Almost a decade ago in June of 2013, Sprint, a US network and one of the big three at the time, decided to advertise their new LTE service by telling people where to take vacations so they could actually use the advertised service.
The pitch was simple – come vacation or work in these spots where the Sprint network functions pretty well.
This was shortly after the abandonment of the WiMax network which left several of their “4g” phones facing a 3G future and some leadership decisions for the network that left people head scratching.
Sprint had gone bold with WiMax, and failed. It happened. WiMax had great promise. As they pivoted to all-in on LTE without ever mentioning any timeframes, they struggled against even the puny carriers who had not blown billions on a network that they were shuttering a couple of years later.
Imagine today a network ad “Our network doesn’t work where you’re at, so why don’t you come where it does?” you would simply switch carriers while laughing. Something a lot of people should have considered in the wake of the Carrier IQ debacle a couple of years earlier. Then again, as I recall that was on multiple networks but Sprint stuck their foot in their mouth on it.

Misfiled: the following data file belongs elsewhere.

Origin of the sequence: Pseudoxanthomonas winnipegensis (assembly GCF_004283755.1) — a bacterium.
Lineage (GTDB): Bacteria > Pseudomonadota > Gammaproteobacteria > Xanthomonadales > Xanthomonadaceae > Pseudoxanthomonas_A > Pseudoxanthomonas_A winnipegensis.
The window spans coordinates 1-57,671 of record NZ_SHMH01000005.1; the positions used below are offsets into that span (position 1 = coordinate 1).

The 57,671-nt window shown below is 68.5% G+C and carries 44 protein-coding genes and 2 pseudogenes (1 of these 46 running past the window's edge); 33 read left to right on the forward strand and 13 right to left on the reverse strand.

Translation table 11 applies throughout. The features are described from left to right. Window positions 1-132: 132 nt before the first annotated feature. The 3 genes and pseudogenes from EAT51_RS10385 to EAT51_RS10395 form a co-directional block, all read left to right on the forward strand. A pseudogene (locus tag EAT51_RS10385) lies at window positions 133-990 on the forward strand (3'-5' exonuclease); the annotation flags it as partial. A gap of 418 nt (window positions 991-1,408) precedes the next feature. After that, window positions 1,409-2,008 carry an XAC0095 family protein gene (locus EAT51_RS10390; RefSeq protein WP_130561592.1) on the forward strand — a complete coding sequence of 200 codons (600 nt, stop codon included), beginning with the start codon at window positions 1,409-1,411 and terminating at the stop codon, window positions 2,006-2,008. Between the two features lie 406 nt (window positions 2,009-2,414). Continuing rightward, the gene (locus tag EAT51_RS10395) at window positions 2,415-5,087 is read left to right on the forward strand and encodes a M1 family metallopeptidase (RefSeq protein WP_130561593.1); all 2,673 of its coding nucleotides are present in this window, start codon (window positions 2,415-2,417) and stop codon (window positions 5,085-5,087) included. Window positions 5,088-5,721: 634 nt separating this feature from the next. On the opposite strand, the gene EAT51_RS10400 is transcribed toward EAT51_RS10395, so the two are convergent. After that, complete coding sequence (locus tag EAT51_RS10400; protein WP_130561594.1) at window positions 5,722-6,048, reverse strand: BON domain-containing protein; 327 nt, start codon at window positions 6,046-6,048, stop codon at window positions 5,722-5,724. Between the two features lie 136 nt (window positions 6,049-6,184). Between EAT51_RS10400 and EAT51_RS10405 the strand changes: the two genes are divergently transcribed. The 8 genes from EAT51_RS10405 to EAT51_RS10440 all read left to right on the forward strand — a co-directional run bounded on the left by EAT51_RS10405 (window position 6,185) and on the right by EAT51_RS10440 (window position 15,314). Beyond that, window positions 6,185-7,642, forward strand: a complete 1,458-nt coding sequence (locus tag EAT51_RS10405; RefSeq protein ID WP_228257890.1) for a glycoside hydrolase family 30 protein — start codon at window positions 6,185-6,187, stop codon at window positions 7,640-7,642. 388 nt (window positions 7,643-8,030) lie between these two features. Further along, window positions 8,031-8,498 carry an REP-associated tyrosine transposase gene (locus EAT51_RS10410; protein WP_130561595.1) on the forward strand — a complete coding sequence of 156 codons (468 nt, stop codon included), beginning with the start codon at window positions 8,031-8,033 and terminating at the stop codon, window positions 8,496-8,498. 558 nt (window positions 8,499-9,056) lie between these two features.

Ads like the above frustrated people who were stuck in contracts with Sprint (back in the day, you didn’t just jump carriers sonny, you had to ride out a contract.) Local improvements were pretty much non-existent and you lived in a perpetual state of being told that something usable was coming. It was very much like the first few seasons of Game of Thrones with the “winter is coming,” “dragons are coming,” seriously something show up already.
So of course an advertising campaign of “look, it works over here, why don’t you just step over here for a while and see how good it could be?” did not sit well. Yes, Sprint – I would like to see the service I’m stuck financing but can not use.
Ah well, it only took them another six years to come up to par with other LTE carriers, and they released a much longer dumb campaign (looking at you Framily Plan) before finally “merging” with T-Mobile. Nothing could sink the ship so many of us were stuck with.